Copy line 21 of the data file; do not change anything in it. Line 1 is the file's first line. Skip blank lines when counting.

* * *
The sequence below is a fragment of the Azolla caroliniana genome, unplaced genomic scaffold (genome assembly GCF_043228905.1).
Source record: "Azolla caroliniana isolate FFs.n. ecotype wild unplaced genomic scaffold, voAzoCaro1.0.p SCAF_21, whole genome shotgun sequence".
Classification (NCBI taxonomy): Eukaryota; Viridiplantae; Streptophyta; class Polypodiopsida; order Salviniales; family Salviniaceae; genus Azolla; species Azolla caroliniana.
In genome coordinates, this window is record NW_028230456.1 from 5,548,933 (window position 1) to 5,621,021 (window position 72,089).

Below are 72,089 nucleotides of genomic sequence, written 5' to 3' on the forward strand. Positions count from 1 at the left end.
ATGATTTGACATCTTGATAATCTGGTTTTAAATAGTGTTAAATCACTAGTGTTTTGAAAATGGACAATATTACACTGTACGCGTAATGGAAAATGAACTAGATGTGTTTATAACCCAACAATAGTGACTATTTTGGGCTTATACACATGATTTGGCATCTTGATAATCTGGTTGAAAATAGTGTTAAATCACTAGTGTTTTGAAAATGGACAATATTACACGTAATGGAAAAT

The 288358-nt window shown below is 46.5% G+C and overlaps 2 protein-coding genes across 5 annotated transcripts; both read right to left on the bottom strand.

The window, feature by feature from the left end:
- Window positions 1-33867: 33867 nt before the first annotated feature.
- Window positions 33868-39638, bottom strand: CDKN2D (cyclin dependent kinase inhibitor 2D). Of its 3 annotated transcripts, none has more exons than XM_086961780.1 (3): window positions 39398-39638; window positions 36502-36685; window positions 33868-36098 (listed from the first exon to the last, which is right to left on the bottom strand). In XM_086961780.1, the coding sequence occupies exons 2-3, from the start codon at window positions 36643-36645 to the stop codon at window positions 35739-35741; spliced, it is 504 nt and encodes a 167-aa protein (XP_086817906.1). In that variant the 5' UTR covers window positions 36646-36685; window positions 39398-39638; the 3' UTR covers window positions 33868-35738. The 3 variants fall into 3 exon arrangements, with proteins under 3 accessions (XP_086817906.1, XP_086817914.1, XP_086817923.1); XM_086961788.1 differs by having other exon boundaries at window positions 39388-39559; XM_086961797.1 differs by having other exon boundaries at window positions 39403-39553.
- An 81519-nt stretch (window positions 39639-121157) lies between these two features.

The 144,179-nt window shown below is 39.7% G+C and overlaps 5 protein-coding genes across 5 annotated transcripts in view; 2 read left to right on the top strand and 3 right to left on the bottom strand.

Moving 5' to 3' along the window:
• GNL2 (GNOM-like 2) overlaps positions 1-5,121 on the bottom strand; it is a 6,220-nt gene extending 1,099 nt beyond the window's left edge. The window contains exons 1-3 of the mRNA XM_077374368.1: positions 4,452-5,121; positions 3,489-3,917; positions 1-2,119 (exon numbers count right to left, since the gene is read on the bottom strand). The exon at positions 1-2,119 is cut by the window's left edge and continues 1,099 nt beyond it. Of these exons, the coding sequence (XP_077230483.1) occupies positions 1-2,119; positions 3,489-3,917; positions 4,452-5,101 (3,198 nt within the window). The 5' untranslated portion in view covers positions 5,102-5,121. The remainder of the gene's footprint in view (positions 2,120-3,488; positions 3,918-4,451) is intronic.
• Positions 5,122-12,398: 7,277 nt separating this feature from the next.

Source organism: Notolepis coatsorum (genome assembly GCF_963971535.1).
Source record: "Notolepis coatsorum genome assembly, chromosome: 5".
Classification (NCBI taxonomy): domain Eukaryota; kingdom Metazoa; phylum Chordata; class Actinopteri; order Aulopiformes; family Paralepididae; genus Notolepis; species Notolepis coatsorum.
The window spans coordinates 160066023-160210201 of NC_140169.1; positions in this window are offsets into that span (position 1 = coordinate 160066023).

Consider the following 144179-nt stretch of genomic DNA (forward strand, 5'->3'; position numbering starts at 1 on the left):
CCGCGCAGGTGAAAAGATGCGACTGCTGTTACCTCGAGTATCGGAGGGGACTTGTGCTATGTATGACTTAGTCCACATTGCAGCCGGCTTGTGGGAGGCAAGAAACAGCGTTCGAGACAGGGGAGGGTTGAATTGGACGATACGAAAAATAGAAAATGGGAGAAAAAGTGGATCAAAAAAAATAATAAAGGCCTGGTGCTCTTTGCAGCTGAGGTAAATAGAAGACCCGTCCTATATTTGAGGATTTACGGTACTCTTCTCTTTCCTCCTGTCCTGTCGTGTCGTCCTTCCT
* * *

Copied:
CCGCGCAGGTGAAAAGATGCGACTGCTGTTACCTCGAGTATCGGAGGGGACTTGTGCTATGTATGACTTAGTCCACATTGCAGCCGGCTTGTGGGAGGCAAGAAACAGCGTTCGAGACAGGGGAGGGTTGAATTGGACGATACGAAAAATAGAAAATGGGAGAAAAAGTGGATCAAAAAAAATAATAAAGGCCTGGTGCTCTTTGCAGCTGAGGTAAATAGAAGACCCGTCCTATATTTGAGGATTTACGGTACTCTTCTCTTTCCTCCTGTCCTGTCGTGTCGTCCTTCCT